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The 2017/18 tax year begins

| Thursday April 6, 2017

The 2017/18 tax year has officially begun. While 6 April is an important day in the financial calendar for British taxpayers, this new tax year takes on added significance due to the raft of new measures that have now come into force. These measures are an accumulation of reforms previously announced under former Chancellor George Osborne. Now legislated, Britain’s newly reformed tax system has important implications for the way British investors manage their financial strategy.

For investors and private company shareholders, awareness of the key regulatory reforms is vital to ensure they have a tax efficient strategy well positioned to meet the opportunities arising from Brexit. The key legislative changes that have come into force include:

  • The threshold for paying the higher-rate of income tax has risen from £43,000 to £45,000
  • The amount that can be saved tax-free every year into an ISA has increased from £15,240 to £20,000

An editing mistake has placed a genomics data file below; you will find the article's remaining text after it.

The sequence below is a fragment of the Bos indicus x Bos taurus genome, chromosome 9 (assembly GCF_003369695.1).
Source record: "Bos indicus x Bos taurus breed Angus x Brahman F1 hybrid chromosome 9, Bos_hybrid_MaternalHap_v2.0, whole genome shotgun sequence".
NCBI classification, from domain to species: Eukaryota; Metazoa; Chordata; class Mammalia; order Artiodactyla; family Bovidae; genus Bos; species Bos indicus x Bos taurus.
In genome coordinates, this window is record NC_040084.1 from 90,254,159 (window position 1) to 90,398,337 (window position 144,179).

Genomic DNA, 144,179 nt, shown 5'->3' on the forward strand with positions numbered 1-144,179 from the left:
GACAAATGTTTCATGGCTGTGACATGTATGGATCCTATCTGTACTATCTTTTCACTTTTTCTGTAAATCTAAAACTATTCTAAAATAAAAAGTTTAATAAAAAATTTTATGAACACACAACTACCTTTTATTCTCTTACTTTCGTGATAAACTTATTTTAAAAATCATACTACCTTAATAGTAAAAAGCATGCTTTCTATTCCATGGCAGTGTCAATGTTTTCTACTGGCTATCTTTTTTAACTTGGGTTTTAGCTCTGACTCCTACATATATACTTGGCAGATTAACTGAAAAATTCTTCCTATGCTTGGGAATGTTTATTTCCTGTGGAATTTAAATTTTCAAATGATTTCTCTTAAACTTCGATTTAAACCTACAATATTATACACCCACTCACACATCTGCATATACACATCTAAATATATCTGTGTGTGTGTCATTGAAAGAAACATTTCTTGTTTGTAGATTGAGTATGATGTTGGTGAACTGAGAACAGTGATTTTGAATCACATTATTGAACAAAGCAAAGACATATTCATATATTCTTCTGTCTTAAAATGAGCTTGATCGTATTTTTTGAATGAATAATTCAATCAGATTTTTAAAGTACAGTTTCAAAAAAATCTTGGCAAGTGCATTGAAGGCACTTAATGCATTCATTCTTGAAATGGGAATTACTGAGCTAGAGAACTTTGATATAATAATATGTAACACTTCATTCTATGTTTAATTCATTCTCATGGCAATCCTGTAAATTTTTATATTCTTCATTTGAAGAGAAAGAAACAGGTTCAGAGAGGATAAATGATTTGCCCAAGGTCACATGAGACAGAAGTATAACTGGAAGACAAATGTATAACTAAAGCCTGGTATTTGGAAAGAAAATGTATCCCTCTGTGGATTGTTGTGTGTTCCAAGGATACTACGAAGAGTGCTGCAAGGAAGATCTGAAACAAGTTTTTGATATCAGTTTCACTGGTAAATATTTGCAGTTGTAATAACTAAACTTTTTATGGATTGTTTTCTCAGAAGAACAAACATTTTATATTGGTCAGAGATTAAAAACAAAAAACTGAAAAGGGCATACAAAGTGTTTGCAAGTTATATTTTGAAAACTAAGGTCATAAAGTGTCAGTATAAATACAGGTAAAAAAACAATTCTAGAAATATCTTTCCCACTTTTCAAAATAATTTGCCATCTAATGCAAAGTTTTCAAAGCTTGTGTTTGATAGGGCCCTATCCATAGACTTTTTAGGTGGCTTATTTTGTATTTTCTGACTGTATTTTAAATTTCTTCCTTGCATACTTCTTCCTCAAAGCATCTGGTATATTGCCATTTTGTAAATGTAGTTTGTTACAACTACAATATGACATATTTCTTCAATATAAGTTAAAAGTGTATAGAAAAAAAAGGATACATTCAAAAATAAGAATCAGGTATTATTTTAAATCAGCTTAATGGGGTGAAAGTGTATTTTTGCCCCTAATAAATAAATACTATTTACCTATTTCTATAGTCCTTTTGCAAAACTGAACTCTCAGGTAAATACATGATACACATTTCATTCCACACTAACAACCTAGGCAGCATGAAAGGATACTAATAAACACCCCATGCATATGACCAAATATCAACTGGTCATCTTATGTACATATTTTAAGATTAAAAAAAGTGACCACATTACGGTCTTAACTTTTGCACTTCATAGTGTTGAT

• Corporation tax has been reduced from 20% to 19%
  • Landlords who are paying significant loan or mortgage interest payments will start to lose higher rate tax relief on these payments
  • Non-UK domiciled individuals resident in the UK in at least 15 of the past 20 years will now be considered UK domiciled for income tax, capital gains tax and inheritance tax purposes

In recent years, alternative income tax-reliefs including the Enterprise Investment Schemes (EIS), Seed Enterprise Investment Schemes and Venture Capital Trusts have been growing in popularity. Since EIS was launched in 1993-94, 24,620 individual companies have received investment through the scheme and almost £14.2 billion of funds have been raised. With HMRC reporting that nearly eight in ten investors consider income tax relief to be a key driver when considering investment, demand for these schemes is set to increase.

Investors also need to be mindful of the implications arising from Brexit. The triggering of Article 50 by Prime Minister Theresa May and the release of the Great Repeal Bill white paper last week signal the beginning of Britain’s eventual withdrawal from the EU. In response, Asset Match has released a factsheet revealing what Brexit is likely to mean for investors, businesses and shareholders.  Click here  to download our Article 50 factsheet.